Different font type / size

Font size and type can be amended to emphasize text. Again, use this on single words or phrases or on Intro paragraphs to articles or journals. This larger text might be 0.5 or 1.0 points larger, it’s a subtle use of larger text but it should be noticeable.

Text formatting can be used in MS Word, MS PowerPoint and for online web pages. On web pages, the bold and italic will differ slightly online to be <strong> and <em>. However, users may not be aware of HTML formatting if using a rich content editor. Don’t worry, format text how you normally would.

Use of visual cues or icons

If a course of study has a lot of regular tips, reminders or other recurring items. Why not use visual cues or icons? Cues could be:

  • text cues, i.e., !Tip! or !Reminder! or !Important Information!
  • icons
Text cues

Repeated use of words or phrases can be enough to highlight information as important, i.e., !Important information! The text enclosed in exclamations ‘stands out’.

These text cues could be colour coded and/or formatted for sighted users with the added benefit of being picked up by screen readers.


Icons could include small graphics for lectures, practicals, lab, tutorials, essential reading, top tips, assessment, etc. Again, consider the colour and contrast of the icons against the background.

These visuals can be used regularly to:

  • form expectation and familiarity regards content and layout
  • build upon consistently

In Canvas, it would be nice to have a page template with the same or similar layout per day or week of teaching (based on available content). On modules with multiple contributors, more consideration and co-ordination is required regards layout and consistency as this impacts student experience.

That said, whatever method you use to highlight key information, keep it consistent and do consider the suggestions within this post.

Visual content: colour

Before we finish up on this weeks post, please do consider colour in visual content (images, graphics, charts, icons, etc.).

There is a colour blindness plug-in available for the Chrome and Firefox browsers (Chrome is recommended for using Canvas, O365 and Mediasite platforms). This is helpful to ensure images convey the intended message. The plug is is called Let’s Get Colour Blind.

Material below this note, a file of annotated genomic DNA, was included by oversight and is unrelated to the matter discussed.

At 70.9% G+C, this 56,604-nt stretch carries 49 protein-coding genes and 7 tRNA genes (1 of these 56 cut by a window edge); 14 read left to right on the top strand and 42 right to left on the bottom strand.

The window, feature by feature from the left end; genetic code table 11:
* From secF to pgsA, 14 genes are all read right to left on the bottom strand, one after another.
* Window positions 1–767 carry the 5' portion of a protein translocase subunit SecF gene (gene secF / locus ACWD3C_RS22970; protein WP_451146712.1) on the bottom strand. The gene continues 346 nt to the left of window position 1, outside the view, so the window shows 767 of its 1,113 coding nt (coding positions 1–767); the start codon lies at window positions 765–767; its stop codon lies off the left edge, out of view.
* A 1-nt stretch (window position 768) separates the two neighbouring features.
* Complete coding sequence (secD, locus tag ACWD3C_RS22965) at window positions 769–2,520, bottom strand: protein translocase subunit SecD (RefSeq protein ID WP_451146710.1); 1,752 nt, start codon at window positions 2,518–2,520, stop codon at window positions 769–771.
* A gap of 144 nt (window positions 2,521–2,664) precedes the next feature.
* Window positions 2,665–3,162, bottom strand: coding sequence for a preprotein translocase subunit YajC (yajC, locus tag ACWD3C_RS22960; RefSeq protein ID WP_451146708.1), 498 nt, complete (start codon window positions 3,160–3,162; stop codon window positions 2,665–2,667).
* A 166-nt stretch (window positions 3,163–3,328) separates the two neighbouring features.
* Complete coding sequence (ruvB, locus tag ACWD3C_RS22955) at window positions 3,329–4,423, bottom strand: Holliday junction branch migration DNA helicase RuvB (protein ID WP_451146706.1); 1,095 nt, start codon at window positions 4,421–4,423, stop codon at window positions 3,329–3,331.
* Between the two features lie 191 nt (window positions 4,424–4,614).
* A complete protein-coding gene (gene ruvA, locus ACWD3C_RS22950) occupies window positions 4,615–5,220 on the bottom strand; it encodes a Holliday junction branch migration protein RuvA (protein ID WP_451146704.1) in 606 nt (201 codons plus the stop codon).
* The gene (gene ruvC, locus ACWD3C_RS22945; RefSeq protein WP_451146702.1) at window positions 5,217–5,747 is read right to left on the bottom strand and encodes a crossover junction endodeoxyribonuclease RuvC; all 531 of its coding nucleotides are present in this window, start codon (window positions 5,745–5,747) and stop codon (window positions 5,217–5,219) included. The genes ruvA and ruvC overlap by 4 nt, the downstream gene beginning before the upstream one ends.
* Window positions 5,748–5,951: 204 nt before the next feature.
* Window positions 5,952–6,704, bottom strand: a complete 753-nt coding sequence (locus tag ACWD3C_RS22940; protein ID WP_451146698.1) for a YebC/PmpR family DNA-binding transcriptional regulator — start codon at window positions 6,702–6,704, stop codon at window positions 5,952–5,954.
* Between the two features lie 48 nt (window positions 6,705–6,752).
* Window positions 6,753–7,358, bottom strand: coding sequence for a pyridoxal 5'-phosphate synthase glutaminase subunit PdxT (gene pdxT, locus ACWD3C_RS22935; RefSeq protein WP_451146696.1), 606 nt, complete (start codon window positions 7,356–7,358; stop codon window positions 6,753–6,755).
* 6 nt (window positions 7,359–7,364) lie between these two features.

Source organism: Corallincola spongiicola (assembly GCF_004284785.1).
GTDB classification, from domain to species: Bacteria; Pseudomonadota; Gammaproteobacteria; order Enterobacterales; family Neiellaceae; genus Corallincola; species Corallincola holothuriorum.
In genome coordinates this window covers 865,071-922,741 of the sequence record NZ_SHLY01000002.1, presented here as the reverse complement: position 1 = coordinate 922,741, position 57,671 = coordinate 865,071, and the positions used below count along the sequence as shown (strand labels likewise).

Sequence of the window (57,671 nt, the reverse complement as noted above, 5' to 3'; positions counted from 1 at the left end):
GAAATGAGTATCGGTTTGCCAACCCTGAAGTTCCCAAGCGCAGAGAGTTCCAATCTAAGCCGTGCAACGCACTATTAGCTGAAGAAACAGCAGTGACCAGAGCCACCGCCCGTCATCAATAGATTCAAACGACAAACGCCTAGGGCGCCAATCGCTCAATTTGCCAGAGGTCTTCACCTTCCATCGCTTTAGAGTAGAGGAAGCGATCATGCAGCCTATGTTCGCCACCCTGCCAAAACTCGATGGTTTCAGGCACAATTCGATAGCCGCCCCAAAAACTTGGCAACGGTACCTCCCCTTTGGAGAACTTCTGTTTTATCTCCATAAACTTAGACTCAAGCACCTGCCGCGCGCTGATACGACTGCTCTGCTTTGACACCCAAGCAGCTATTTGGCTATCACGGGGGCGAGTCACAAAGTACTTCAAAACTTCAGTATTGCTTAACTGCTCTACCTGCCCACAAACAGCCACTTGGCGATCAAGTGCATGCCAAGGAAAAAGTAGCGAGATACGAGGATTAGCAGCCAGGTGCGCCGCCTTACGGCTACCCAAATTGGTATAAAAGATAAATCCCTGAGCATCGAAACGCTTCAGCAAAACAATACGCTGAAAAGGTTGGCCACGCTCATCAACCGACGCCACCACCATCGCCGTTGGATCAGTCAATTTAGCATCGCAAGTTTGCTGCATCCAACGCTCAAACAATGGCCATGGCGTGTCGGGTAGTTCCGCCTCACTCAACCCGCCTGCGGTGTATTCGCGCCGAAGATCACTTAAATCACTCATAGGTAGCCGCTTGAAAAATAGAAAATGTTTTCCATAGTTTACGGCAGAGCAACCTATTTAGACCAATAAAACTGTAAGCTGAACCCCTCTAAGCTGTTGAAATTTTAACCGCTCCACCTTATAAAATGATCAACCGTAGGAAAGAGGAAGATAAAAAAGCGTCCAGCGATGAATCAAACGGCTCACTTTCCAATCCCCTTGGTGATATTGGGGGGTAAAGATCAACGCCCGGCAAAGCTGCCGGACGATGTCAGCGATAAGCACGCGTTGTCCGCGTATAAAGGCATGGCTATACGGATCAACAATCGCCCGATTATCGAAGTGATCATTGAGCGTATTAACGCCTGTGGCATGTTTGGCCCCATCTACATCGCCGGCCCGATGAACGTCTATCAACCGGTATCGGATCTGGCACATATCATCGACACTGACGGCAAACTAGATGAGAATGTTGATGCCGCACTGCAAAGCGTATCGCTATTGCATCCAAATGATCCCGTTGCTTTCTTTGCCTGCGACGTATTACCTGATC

To use the plug-in, download it for the relevant browser. Load the web page you want to simulate and click the Extension icon. We compared are a number of simulations on the Queen’s Online portal, which follow.

Here is a screen grab of Queen’s Online in Normal view:

Queen's Online
Queen’s Online

Next, Queen’s Online in Deuteranomaly (green is affected) simulated:

Queen's Online with Deuteranomaly simulation
Queen’s Online with Deuteranomaly simulation

Then, Queen’s Online in Protanomaly (red is affected) simulated.

Queen's Online with Protanomaly simulation
Queen’s Online with Protanomaly simulation

Lastly, Queen’s Online in Tritanomaly (blue is affected) simulated.

Queen's Online with Tritanomaly simulation
Queen’s Online with Tritanomaly simulation

Please note, the icons only change in colour. Users of this site can still navigate and nothing relies solely on colour.

No doubt there are examples where signposting icons are the same shape/size with different colours. This is not good practice. Colour code icons but use different icons to separate different sections.

For more on Contrast and images, please refer to our previous post on Hacking Accessibility: Visual Information. This gives guidance on image colour and contrast. It also covers a little on using patterns and symbols to communicate information.

Example chart using pattern to communicate information
Example chart using pattern to communicate information

Line charts can use thick, thin, dashed and/or dotted lines with square, round, triangular symbols. Colour isn’t required.

Example line chart using patterned lines to communicate information
Example line chart using patterned lines to communicate information

Throughout this post, we have emphasized the use of formatting, text cues and icons to highlight important text. Do not use colour by itself as this is not beneficial to all audience members.

In the latter part of the post, we show some alternatives to communicating chart information through using pattern and/or symbol. This makes colour redundant.

Next time

Our blog post next Monday will look at hacking accessibility in the form of Design. The design of digital content will be over several weeks and we will make design suggestions to assist users with content creation.

Remember, the DigiKnow blog posts are now released at noon on a Monday.

Please do join us then to learn more and don’t forget to follow us on Twitter: @MDBSelearn.